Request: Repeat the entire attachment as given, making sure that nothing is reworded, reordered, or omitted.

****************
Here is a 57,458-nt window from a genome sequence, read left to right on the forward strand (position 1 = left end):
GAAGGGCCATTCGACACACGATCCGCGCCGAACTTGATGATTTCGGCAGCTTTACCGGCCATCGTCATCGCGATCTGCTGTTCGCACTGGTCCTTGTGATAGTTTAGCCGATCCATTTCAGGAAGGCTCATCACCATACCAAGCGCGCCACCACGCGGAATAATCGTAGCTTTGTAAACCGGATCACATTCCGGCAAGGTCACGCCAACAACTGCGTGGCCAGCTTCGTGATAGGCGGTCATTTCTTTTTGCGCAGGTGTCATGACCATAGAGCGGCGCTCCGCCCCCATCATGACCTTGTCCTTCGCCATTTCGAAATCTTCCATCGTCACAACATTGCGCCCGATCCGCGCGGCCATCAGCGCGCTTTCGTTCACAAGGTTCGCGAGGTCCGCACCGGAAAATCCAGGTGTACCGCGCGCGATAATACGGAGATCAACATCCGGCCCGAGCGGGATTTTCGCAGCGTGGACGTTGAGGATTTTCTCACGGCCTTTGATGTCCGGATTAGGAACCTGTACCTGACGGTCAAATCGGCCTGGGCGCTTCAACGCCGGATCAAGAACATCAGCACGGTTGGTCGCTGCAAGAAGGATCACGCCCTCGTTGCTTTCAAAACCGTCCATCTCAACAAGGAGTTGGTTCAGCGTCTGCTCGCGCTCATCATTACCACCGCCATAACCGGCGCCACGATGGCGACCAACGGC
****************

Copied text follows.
Here is a 57,458-nt window from a genome sequence, read left to right on the forward strand (position 1 = left end):
GAAGGGCCATTCGACACACGATCCGCGCCGAACTTGATGATTTCGGCAGCTTTACCGGCCATCGTCATCGCGATCTGCTGTTCGCACTGGTCCTTGTGATAGTTTAGCCGATCCATTTCAGGAAGGCTCATCACCATACCAAGCGCGCCACCACGCGGAATAATCGTAGCTTTGTAAACCGGATCACATTCCGGCAAGGTCACGCCAACAACTGCGTGGCCAGCTTCGTGATAGGCGGTCATTTCTTTTTGCGCAGGTGTCATGACCATAGAGCGGCGCTCCGCCCCCATCATGACCTTGTCCTTCGCCATTTCGAAATCTTCCATCGTCACAACATTGCGCCCGATCCGCGCGGCCATCAGCGCGCTTTCGTTCACAAGGTTCGCGAGGTCCGCACCGGAAAATCCAGGTGTACCGCGCGCGATAATACGGAGATCAACATCCGGCCCGAGCGGGATTTTCGCAGCGTGGACGTTGAGGATTTTCTCACGGCCTTTGATGTCCGGATTAGGAACCTGTACCTGACGGTCAAATCGGCCTGGGCGCTTCAACGCCGGATCAAGAACATCAGCACGGTTGGTCGCTGCAAGAAGGATCACGCCCTCGTTGCTTTCAAAACCGTCCATCTCAACAAGGAGTTGGTTCAGCGTCTGCTCGCGCTCATCATTACCACCGCCATAACCGGCGCCACGATGGCGACCAACGGC